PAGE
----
Small Modular Reactors (SMR) are increasingly hailed as an effective way for using nuclear power to curb the climate crisis without the major risks associated with conventional nuclear plants, but Germany’s nuclear industry is sceptical whether the small reactors really can help boost international climate action, Christian J. Meier writes for the Süddeutsche Zeitung. While conventional reactors are often very expensive to build and operate, SMRs would drastically cut construction time and, according to their developers, also reduce costs through a much simpler design. US company Nuscale says an SMR it is currently constructing could produce power at a price comparable to that of natural gas. Moreover, SMRs can be operated much more flexibly than conventional reactors and can thus provide backup capacity for power systems dominated by intermittent renewable energy sources, Meier writes. However, Nicolas Wendler of industry association Nuclear Technology Germany (KernD) says SMRs are always going to be more expensive than bigger reactors due to lower power output at constant fixed costs, as safety measures and staffing requirements do not vary greatly compared to conventional reactors. “In terms of levelised energy costs, SMRs will always be more expensive than big plants.” In order for SMRs to be profitable, these should run at maximum utilisation most of the time, Wendler argues, concluding that the potential on the German market would not be much greater than what is needed to adjust oscillating renewable power production.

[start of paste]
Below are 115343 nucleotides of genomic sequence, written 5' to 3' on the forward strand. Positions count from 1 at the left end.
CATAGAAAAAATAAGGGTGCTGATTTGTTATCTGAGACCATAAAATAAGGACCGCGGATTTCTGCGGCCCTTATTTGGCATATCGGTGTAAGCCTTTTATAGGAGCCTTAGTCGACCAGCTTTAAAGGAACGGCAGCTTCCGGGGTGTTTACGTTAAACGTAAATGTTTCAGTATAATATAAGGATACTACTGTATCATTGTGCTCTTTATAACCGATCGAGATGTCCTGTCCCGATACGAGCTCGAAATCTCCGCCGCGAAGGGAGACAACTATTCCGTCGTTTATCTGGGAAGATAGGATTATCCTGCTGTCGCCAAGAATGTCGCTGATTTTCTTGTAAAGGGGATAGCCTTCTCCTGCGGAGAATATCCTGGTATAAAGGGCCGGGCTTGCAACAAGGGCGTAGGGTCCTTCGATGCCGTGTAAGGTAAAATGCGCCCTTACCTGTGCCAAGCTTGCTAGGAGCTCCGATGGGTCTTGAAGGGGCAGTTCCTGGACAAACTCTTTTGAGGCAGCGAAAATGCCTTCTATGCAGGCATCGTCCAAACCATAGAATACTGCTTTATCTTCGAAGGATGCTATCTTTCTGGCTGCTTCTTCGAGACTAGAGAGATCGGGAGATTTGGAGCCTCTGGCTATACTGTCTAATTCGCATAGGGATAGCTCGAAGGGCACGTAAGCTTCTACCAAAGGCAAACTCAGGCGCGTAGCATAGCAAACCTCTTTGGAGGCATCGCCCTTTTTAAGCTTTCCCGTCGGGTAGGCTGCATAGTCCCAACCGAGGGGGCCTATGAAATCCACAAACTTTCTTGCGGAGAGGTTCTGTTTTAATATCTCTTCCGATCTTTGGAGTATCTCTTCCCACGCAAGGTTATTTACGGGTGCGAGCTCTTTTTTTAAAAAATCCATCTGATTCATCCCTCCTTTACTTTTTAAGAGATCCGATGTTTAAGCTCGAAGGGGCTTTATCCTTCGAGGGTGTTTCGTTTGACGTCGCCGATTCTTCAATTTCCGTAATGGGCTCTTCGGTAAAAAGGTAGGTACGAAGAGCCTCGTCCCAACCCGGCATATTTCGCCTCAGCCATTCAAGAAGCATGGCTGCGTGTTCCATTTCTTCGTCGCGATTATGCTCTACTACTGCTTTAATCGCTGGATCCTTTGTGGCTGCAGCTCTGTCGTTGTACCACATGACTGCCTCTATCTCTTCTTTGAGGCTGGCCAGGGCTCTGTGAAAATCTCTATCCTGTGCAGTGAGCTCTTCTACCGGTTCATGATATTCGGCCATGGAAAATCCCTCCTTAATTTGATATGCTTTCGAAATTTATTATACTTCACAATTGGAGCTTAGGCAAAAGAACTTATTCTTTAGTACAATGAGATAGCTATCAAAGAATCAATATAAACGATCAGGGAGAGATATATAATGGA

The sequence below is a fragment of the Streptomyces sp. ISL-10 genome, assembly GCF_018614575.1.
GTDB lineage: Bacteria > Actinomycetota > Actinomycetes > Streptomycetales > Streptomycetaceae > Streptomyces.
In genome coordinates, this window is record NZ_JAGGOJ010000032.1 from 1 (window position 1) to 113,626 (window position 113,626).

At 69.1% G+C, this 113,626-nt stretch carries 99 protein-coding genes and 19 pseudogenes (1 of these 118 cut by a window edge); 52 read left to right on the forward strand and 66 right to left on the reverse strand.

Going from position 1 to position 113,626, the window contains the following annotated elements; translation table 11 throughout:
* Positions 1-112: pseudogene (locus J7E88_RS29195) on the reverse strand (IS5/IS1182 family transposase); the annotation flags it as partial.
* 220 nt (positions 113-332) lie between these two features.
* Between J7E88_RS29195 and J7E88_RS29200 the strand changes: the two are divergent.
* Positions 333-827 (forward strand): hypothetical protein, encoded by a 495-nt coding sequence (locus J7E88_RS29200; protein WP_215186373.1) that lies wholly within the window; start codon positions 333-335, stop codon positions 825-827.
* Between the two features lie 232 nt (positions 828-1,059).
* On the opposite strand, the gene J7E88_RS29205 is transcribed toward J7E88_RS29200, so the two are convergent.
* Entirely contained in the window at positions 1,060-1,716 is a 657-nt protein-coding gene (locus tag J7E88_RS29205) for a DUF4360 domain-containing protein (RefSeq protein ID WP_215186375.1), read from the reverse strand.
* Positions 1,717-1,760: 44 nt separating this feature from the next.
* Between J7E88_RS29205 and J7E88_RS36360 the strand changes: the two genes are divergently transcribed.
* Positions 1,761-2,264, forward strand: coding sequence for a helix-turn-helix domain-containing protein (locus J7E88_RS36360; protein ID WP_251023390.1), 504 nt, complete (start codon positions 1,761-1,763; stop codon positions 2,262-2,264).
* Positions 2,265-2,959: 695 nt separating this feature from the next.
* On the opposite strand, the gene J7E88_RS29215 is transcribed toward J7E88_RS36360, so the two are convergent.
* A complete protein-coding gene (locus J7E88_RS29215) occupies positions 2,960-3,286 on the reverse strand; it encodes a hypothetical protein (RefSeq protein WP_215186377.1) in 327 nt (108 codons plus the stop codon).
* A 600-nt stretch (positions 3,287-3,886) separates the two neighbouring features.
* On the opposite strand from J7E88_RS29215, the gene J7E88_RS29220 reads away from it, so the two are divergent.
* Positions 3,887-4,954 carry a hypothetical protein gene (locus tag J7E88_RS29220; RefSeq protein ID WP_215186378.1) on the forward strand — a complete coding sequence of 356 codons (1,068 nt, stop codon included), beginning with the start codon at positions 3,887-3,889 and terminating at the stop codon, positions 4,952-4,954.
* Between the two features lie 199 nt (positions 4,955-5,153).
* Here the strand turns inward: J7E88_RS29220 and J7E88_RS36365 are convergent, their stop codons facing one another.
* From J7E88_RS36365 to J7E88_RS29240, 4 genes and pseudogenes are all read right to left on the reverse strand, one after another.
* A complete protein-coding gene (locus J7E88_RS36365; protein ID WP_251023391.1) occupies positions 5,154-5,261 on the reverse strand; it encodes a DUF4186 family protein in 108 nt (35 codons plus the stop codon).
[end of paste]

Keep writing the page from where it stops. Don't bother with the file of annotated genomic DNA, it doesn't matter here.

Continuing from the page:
Clean Energy Wire 5th Nov 2020 read more »